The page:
It’s important, Parent explains, not to “judge any of the other characters too harshly,” including Bobby, because everyone has a story. “I love all the different slices of black masculinity in this play,” he says. “And we know that issues of machismo and strength developed as a response to systems of oppression. But there’s still negative byproducts, like homophobia, of that survival technique for people who don’t fit the traditional definition of masculinity, and that’s what the play speaks to.”
Inside a rehearsal hall at the Calderwood Pavilion, the voices of the young cast echo through the room as they sing the mournful spiritual “Sometimes I Feel Like a Motherless Child.” As the cast wraps up the song, Parent reminds the actors that the song is about isolation, that they are playing boys at a boarding school who are disconnected from their families. He advises them to think about who their character is singing to in that moment, what they want, and how they can connect. “Sing to someone who is actually in your life,” he says. “Allow your body to react to your thoughts.” When the boys belt it out again, the result is goosebump-inducing, and the whole room comes to a standstill.
“The history of spirituals is that they’re born out of struggle on a plantation, and that struggle is mirrored in the play,” says David Freeman Coleman, the show’s music director. “I saw immediately the parallel that [McCraney] was making of feeling alone and needing to sing out. Singing is a spiritual release, and the fact that they sing together is exactly how slaves survived the torment they were going through. They had to meet together to share their joys, share their struggles, to sing and dance.”
The singing in the play often underscores or illuminates what’s happening in the storytelling. “The play really does move and feel like a musical to me,” Coleman says.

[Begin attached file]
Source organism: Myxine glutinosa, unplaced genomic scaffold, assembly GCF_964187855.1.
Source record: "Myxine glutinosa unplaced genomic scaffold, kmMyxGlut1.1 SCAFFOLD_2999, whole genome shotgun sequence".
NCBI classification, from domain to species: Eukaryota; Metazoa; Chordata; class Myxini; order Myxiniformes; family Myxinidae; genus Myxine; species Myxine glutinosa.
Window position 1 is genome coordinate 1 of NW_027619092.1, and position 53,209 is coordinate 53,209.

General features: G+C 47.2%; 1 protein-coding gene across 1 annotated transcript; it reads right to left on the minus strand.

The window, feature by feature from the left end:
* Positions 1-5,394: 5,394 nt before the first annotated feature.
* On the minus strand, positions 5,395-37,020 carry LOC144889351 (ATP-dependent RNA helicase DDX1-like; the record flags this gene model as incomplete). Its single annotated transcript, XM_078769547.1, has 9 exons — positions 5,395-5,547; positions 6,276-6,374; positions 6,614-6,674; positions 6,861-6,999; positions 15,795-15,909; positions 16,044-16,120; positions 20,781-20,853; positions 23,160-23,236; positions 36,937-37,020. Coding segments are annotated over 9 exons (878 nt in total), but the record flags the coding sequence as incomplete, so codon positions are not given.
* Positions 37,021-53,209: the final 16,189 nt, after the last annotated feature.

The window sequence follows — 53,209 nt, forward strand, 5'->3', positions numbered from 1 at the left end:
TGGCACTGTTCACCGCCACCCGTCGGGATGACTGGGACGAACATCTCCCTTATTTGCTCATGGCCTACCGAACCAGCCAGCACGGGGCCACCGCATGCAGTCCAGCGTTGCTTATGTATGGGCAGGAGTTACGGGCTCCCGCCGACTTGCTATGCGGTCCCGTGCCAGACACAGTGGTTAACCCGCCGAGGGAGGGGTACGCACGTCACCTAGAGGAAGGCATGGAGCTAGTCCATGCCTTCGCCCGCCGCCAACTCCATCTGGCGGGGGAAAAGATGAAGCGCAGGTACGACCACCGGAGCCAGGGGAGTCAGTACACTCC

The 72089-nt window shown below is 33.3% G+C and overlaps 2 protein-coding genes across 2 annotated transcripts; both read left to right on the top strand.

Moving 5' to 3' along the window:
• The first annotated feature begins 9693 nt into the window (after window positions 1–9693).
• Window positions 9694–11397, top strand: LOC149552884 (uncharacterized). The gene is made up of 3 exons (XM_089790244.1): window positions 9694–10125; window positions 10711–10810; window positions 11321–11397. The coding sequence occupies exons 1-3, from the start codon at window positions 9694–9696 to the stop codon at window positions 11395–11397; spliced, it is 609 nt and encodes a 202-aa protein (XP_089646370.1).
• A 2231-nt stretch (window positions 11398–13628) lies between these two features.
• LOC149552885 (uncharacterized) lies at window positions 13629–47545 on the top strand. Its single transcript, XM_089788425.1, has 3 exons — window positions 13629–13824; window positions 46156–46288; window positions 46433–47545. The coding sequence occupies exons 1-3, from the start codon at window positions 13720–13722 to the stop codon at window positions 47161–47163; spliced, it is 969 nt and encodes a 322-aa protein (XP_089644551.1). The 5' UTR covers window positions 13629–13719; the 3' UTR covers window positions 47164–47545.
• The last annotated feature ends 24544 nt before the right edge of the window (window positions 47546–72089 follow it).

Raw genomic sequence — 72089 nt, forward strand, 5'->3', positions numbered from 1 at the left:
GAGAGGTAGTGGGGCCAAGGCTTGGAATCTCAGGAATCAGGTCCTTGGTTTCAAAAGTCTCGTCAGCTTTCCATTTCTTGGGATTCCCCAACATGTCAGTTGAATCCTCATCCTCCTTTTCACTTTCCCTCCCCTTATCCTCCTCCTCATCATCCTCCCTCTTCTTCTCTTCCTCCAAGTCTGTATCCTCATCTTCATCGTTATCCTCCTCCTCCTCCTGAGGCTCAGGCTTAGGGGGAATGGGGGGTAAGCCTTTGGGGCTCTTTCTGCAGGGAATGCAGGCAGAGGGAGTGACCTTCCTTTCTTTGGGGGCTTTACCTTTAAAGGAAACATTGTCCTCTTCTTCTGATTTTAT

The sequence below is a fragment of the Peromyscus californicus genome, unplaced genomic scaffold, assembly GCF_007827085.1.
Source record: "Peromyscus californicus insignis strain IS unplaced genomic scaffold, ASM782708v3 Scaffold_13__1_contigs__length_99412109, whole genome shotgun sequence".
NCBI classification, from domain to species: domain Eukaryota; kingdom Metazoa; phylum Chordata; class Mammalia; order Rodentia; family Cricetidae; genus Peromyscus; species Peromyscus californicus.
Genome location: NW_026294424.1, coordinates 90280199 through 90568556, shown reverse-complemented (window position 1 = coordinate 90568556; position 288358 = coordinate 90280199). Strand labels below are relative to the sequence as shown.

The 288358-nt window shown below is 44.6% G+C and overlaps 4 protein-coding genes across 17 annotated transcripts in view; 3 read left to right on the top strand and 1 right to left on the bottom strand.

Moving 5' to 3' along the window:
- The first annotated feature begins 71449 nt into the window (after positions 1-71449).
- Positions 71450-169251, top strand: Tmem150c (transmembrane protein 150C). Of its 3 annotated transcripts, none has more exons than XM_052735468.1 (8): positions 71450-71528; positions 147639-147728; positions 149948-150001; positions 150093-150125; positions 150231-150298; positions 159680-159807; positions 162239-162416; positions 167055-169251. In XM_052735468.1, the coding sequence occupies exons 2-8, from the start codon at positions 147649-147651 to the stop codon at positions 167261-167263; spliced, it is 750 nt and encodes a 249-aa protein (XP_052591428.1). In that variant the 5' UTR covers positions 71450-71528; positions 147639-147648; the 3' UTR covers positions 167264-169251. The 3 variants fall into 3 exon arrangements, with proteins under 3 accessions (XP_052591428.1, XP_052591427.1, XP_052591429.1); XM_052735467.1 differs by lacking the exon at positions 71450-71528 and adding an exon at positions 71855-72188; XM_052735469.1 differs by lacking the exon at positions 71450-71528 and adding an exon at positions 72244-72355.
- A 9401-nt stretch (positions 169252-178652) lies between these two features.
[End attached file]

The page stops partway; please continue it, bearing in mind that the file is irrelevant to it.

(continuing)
When Manhattan Theatre Club mounted a new production of “Choir Boy” on Broadway in 2019 (it originally premiered there in 2013), step-dancing sequences were added to the show. Stepping, a staple of African-American fraternities and sororities, is a percussive style of movement featuring military-like formations, in which dancers use their whole bodies as an instrument to produce a cacophony of rhythm and sound.
For the SpeakEasy production, co-choreographers Ruka White and Yewande Odetoyinbo added elements of modern dance, hip-hop, Afro-jazz, and vogueing, which White feels “elevates the entire production in a more rounded way.”
“Vogueing and ballroom culture became this place for young men of color who had been kicked out of their homes because of their sexuality to find a safe haven where they could be embraced and find community,” he says.
To Parent, the questions at the heart of the play are “who defines what it means to be a strong black man? And if you don’t fit those definitions, are you less than as a black man, just because you have different longings or don’t subscribe to these hypermasculine ideals?
“I think the play comes down on that question through Pharus as: [Expletive] no, absolutely not.”
Presented by SpeakEasy Stage Company. At the Roberts Studio Theatre, Calderwood Pavilion, Boston Center for the Arts, through Oct. 12. Tickets from $25, 617-933-8600, www.speakeasystage.com